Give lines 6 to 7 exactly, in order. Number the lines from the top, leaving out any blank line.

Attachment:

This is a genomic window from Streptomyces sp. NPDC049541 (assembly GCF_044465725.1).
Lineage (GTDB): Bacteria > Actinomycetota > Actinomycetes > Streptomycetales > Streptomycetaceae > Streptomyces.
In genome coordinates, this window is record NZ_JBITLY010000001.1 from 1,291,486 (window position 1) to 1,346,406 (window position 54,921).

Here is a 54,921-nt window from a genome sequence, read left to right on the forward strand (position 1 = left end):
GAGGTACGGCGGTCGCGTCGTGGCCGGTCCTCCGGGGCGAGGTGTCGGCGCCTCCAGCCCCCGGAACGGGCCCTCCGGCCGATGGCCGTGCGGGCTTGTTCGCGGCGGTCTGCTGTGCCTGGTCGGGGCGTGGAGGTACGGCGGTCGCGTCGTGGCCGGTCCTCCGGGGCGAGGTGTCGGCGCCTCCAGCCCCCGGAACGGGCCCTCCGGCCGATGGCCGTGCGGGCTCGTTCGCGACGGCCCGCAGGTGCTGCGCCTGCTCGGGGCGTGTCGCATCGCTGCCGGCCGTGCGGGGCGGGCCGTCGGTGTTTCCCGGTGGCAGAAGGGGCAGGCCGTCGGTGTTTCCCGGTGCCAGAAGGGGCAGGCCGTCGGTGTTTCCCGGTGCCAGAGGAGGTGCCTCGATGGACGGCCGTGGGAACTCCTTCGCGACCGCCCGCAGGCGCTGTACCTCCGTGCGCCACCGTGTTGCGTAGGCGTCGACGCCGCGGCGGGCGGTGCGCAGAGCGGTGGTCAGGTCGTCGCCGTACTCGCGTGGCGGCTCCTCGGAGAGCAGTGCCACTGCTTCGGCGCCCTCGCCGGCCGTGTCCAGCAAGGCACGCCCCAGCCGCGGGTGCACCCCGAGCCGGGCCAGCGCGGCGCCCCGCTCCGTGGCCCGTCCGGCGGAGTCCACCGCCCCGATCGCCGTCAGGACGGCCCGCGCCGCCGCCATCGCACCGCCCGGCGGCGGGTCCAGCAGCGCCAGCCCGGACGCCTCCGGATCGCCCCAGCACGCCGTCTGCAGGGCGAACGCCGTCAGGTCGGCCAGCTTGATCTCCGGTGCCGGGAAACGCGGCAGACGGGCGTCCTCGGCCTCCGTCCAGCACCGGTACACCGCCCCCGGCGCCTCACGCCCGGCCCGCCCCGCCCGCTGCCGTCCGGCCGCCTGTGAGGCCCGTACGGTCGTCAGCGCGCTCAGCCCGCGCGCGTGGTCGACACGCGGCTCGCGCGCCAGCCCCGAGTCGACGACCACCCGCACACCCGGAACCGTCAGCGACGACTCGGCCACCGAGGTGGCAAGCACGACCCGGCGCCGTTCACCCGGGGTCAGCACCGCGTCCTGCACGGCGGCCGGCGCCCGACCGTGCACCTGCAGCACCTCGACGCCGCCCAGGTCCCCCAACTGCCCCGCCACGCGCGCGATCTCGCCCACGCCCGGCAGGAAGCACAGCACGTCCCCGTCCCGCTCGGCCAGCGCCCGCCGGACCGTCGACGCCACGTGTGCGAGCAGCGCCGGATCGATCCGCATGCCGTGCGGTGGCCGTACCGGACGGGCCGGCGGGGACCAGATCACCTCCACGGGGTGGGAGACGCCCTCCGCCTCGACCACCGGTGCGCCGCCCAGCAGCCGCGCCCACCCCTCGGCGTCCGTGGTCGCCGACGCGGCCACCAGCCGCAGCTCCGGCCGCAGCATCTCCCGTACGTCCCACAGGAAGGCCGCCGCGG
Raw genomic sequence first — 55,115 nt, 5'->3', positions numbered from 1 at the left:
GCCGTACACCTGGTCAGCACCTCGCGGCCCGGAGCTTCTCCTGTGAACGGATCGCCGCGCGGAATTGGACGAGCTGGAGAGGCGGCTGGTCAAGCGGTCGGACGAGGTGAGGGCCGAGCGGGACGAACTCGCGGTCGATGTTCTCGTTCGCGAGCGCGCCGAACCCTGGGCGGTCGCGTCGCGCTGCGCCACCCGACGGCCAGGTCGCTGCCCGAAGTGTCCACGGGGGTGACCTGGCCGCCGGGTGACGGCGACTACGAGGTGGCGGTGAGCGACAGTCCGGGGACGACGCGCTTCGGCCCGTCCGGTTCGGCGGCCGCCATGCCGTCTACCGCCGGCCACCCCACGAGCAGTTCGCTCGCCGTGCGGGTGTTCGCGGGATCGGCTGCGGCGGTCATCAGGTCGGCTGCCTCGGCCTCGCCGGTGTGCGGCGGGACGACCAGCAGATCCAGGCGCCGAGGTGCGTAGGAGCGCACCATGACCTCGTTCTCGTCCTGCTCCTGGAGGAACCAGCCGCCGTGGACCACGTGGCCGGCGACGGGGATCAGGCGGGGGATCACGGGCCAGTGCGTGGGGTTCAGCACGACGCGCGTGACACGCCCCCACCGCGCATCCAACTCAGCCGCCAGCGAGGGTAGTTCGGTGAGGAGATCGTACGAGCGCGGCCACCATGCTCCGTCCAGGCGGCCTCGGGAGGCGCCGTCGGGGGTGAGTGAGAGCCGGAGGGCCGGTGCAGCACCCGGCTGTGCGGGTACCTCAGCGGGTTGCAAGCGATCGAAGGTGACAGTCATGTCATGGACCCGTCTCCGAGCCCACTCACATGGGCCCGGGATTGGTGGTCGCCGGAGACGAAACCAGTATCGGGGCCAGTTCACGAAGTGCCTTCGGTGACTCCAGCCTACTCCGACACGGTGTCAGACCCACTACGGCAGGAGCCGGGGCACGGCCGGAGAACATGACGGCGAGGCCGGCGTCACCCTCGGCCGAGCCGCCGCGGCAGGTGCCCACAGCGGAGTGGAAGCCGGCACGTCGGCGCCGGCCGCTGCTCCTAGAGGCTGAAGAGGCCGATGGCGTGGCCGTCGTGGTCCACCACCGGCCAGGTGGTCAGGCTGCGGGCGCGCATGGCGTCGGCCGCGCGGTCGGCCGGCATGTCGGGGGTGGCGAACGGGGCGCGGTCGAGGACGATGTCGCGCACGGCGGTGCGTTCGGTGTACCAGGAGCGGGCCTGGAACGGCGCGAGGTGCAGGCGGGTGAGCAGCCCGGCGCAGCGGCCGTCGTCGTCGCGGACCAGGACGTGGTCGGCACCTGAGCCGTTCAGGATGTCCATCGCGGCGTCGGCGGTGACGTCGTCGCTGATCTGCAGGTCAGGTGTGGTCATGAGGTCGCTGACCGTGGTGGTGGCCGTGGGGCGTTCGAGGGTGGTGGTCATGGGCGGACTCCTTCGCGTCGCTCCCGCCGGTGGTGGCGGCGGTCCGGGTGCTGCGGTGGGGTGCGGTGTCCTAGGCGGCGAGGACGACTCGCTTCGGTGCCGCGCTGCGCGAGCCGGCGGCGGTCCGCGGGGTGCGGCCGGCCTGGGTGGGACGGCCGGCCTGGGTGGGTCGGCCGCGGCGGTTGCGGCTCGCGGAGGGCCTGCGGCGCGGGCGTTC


Raw genomic sequence first — 55,115 nt, 5'->3', positions numbered from 1 at the left:
GCCGTACACCTGGTCAGCACCTCGCGGCCCGGAGCTTCTCCTGTGAACGGATCGCCGCGCGGAATTGGACGAGCTGGAGAGGCGGCTGGTCAAGCGGTCGGACGAGGTGAGGGCCGAGCGGGACGAACTCGCGGTCGATGTTCTCGTTCGCGAGCGCGCCGAACCCTGGGCGGTCGCGTCGCGCTGCGCCACCCGACGGCCAGGTCGCTGCCCGAAGTGTCCACGGGGGTGACCTGGCCGCCGGGTGACGGCGACTACGAGGTGGCGGTGAGCGACAGTCCGGGGACGACGCGCTTCGGCCCGTCCGGTTCGGCGGCCGCCATGCCGTCTACCGCCGGCCACCCCACGAGCAGTTCGCTCGCCGTGCGGGTGTTCGCGGGATCGGCTGCGGCGGTCATCAGGTCGGCTGCCTCGGCCTCGCCGGTGTGCGGCGGGACGACCAGCAGATCCAGGCGCCGAGGTGCGTAGGAGCGCACCATGACCTCGTTCTCGTCCTGCTCCTGGAGGAACCAGCCGCCGTGGACCACGTGGCCGGCGACGGGGATCAGGCGGGGGATCACGGGCCAGTGCGTGGGGTTCAGCACGACGCGCGTGACACGCCCCCACCGCGCATCCAACTCAGCCGCCAGCGAGGGTAGTTCGGTGAGGAGATCGTACGAGCGCGGCCACCATGCTCCGTCCAGGCGGCCTCGGGAGGCGCCGTCGGGGGTGAGTGAGAGCCGGAGGGCCGGTGCAGCACCCGGCTGTGCGGGTACCTCAGCGGGTTGCAAGCGATCGAAGGTGACAGTCATGTCATGGACCCGTCTCCGAGCCCACTCACATGGGCCCGGGATTGGTGGTCGCCGGAGACGAAACCAGTATCGGGGCCAGTTCACGAAGTGCCTTCGGTGACTCCAGCCTACTCCGACACGGTGTCAGACCCACTACGGCAGGAGCCGGGGCACGGCCGGAGAACATGACGGCGAGGCCGGCGTCACCCTCGGCCGAGCCGCCGCGGCAGGTGCCCACAGCGGAGTGGAAGCCGGCACGTCGGCGCCGGCCGCTGCTCCTAGAGGCTGAAGAGGCCGATGGCGTGGCCGTCGTGGTCCACCACCGGCCAGGTGGTCAGGCTGCGGGCGCGCATGGCGTCGGCCGCGCGGTCGGCCGGCATGTCGGGGGTGGCGAACGGGGCGCGGTCGAGGACGATGTCGCGCACGGCGGTGCGTTCGGTGTACCAGGAGCGGGCCTGGAACGGCGCGAGGTGCAGGCGGGTGAGCAGCCCGGCGCAGCGGCCGTCGTCGTCGCGGACCAGGACGTGGTCGGCACCTGAGCCGTTCAGGATGTCCATCGCGGCGTCGGCGGTGACGTCGTCGCTGATCTGCAGGTCAGGTGTGGTCATGAGGTCGCTGACCGTGGTGGTGGCCGTGGGGCGTTCGAGGGTGGTGGTCATGGGCGGACTCCTTCGCGTCGCTCCCGCCGGTGGTGGCGGCGGTCCGGGTGCTGCGGTGGGGTGCGGTGTCCTAGGCGGCGAGGACGACTCGCTTCGGTGCCGCGCTGCGCGAGCCGGCGGCGGTCCGCGGGGTGCGGCCGGCCTGGGTGGGACGGCCGGCCTGGGTGGGTCGGCCGCGGCGGTTGCGGCTCGCGGAGGGCCTGCGGCGCGGGCGTTC